This week, this question came up: “What does deepen your seat mean?”

Now, that’s a GREAT question.

That’s what this podcast is all about.

Our seat is the most fundamental part of our riding, and it is multi-dimensional. It is our most direct line of cueing and communication with a horse. It is the center of our balance. And when our body is aligned, our limbs are loose, and we are focused; it’s as if we are one with a horse.

When we understand all that’s involved with our seat, we can continue to develop this means of communication with our horse for a lifetime.

1. Experiencing your seat in unison with your horse…

    • Expand the concept of “seat” to mean the lower trunk of the body.

    • The hip bones are aligned with the shoulders and down to the ankles for much of the time in the saddle.

    • When a horse is moving, our seat moves in a variety of ways and rhythms with a horse (depending on the gait, speed, situation, etc.).

2. Use your seat proactively with your eyes and breath for…

    • Slowing down

    • Stopping

    • Speeding up

    • Turning

    • Smoothness in all maneuvers

3. How-to reminders:

    • Keep your body loose

    • Give your horse time to feel your seat

    • Go to your seat/eyes/breath first for communications and transitions

    • Legs/feet come next as cues

    • Hands are used as support last

Before I go, I want to remind you that learning a new skill or deepening a skill has many layers.

First, you learn what you want to do and why it’s important. In this case, we’re talking about riding with an active consciousness of your seat because it is the most direct line of communication with your horse; it is how you develop feel, and it can help you stay calm and focused on the inside as you stay softly anchored in the saddle.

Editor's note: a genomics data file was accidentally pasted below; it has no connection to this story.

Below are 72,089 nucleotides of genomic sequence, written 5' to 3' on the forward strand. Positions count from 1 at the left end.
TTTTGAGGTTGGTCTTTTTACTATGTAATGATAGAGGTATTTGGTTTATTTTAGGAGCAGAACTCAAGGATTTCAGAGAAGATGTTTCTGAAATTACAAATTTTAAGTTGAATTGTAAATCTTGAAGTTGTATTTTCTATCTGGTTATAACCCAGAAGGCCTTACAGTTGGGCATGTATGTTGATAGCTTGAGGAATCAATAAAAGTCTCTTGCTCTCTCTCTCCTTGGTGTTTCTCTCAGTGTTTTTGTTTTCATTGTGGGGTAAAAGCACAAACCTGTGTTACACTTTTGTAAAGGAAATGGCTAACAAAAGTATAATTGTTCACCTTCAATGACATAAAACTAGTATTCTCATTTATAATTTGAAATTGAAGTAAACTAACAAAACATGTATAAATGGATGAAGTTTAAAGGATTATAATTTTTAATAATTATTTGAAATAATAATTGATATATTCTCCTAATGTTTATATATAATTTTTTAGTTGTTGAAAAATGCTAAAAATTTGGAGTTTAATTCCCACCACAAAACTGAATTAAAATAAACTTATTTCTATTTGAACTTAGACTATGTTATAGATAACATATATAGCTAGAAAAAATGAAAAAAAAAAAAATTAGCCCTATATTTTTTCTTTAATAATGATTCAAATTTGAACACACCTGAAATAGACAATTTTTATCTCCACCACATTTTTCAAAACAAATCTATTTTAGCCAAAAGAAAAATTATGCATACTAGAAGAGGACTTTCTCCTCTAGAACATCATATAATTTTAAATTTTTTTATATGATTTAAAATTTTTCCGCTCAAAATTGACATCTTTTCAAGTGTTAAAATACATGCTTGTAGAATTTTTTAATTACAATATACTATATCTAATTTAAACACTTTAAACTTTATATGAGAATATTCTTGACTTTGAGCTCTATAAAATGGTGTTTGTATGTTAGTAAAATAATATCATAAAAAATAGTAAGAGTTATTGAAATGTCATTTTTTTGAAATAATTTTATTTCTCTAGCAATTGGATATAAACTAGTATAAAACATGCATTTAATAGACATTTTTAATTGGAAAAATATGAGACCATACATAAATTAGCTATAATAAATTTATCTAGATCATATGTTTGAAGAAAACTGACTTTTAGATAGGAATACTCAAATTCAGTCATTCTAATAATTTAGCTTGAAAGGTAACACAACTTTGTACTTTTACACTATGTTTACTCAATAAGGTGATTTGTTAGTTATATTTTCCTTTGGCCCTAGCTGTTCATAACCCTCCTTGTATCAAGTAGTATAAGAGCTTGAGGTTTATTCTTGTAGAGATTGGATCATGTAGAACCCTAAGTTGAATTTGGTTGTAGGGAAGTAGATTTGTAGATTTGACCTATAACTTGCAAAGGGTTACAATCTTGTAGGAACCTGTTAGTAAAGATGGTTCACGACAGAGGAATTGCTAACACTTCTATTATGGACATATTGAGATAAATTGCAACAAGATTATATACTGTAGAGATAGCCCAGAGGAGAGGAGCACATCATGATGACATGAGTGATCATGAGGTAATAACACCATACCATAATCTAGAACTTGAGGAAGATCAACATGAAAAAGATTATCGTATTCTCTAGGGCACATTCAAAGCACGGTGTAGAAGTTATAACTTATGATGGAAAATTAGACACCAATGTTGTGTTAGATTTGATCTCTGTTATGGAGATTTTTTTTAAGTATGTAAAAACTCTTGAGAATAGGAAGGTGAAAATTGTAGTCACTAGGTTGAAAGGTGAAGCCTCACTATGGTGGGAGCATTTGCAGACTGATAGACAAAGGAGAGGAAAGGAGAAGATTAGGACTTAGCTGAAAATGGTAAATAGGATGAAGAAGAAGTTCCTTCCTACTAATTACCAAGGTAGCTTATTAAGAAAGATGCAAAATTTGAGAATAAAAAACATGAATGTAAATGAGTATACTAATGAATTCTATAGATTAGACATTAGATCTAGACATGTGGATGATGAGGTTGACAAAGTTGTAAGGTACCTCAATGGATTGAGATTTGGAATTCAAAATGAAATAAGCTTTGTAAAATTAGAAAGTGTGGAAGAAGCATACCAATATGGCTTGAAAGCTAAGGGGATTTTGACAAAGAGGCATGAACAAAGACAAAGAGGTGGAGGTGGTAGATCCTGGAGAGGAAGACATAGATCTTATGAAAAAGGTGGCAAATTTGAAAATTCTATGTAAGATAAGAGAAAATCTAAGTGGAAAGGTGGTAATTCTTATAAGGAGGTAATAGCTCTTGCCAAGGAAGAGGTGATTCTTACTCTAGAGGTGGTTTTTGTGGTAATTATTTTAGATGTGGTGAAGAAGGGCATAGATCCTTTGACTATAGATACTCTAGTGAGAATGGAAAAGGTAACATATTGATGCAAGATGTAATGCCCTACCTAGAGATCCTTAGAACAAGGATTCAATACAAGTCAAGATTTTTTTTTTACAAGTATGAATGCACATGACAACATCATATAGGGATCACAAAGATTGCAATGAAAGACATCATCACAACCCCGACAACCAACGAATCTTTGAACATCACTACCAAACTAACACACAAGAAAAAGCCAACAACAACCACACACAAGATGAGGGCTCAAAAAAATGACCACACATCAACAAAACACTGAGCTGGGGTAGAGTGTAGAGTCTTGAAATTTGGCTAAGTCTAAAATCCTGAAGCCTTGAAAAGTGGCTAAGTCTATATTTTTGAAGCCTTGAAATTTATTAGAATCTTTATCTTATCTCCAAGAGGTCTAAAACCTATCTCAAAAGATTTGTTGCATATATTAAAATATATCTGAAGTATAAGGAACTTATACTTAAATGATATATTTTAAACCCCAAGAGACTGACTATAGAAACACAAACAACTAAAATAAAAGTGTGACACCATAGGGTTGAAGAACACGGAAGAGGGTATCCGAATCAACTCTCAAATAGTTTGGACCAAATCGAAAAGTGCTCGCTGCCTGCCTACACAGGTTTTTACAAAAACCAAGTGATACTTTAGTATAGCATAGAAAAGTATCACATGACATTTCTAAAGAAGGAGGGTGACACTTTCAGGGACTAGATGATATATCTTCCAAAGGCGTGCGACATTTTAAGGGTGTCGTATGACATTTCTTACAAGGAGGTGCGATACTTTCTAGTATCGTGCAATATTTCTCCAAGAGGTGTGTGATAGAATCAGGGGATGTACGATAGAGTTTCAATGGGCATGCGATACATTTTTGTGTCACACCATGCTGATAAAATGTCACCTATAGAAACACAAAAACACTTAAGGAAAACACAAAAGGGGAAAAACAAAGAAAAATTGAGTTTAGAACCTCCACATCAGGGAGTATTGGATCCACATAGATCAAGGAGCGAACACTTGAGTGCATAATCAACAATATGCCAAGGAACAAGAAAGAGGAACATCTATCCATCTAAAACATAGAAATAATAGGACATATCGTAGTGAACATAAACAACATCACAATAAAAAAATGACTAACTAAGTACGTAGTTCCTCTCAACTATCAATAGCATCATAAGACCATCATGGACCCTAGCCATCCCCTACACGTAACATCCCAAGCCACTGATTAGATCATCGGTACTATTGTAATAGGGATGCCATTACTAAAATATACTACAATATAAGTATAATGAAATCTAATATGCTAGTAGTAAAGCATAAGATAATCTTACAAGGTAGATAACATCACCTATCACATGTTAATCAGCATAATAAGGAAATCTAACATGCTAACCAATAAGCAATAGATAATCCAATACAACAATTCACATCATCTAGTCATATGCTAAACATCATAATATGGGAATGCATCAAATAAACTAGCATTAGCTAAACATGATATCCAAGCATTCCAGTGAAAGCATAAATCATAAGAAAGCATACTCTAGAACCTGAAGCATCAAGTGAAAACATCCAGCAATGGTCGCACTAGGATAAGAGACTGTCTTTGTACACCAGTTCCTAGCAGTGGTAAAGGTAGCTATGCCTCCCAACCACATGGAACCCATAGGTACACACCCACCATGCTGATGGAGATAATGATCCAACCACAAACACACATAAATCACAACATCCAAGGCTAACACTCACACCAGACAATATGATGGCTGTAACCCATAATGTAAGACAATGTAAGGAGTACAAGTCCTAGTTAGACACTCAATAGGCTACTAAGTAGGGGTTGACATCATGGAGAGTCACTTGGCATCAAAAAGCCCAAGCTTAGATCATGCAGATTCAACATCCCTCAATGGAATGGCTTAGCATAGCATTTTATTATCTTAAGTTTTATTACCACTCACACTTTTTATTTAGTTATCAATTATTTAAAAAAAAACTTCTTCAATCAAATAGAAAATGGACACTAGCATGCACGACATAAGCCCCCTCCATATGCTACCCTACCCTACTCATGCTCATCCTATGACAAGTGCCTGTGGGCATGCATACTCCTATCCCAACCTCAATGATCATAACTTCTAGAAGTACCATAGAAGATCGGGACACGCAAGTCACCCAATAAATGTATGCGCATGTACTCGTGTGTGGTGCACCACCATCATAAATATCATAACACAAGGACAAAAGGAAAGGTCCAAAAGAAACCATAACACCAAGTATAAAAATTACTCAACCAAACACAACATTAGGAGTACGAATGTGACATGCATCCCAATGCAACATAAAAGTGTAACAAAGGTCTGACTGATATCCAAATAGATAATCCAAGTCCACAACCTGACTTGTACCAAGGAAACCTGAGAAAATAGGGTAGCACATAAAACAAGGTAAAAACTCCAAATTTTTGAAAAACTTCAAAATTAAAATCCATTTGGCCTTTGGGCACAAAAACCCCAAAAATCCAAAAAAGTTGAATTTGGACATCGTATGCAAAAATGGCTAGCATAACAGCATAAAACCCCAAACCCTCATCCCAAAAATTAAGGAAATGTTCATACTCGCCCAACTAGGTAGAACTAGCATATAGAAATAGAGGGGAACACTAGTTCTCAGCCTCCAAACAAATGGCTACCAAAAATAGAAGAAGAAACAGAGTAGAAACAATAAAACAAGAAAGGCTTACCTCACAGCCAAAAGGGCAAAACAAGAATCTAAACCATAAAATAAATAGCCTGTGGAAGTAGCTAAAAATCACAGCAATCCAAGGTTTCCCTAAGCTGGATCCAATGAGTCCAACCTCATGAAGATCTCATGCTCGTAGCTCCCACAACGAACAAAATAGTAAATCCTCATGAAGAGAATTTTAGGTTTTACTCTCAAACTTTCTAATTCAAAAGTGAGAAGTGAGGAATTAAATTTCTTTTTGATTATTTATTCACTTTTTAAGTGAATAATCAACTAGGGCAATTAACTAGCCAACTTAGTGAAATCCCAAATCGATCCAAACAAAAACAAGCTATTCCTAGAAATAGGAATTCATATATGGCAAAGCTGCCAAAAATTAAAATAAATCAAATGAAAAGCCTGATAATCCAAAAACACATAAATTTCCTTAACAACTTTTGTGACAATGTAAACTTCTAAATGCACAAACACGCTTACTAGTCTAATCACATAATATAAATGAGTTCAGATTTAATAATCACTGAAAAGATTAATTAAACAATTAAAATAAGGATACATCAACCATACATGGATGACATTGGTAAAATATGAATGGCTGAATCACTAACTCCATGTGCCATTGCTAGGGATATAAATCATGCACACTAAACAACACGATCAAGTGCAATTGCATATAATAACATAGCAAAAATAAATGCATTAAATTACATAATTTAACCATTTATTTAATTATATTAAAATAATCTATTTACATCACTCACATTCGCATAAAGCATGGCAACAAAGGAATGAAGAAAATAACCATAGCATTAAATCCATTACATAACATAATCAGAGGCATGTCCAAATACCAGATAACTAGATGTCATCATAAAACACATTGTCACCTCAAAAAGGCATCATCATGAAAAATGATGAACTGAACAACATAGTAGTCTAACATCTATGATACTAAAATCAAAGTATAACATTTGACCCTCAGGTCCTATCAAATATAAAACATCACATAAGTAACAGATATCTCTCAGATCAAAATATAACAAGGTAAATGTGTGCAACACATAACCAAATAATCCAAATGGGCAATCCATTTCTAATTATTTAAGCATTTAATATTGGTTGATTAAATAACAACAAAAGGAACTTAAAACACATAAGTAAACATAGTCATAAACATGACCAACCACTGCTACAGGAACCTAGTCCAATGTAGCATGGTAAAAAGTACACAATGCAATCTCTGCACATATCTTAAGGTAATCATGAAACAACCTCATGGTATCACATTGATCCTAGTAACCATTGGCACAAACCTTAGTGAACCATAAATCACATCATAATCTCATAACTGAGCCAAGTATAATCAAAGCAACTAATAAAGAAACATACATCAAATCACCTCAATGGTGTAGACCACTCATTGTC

But here’s another critical point. It’s not just understanding what we’re doing and why it’s important that allows you to grow a skill. It’s the practice of the new behavior day-in and day-out and refining your technique indefinitely.

You come to any riding session with your own positive behaviors as well as things you need to improve – and so does your horse.

This is the spot where many people neglect cultivating a skill to higher levels. If they only understand that a behavior is important but don’t really practice it strategically over time, they return to their default skill levels – for better or worse. No true progress is made.

In the case of developing more feel through our seat, it’s easy to want to move on to more complex maneuvers and just assume that we know about our seats and what to do.


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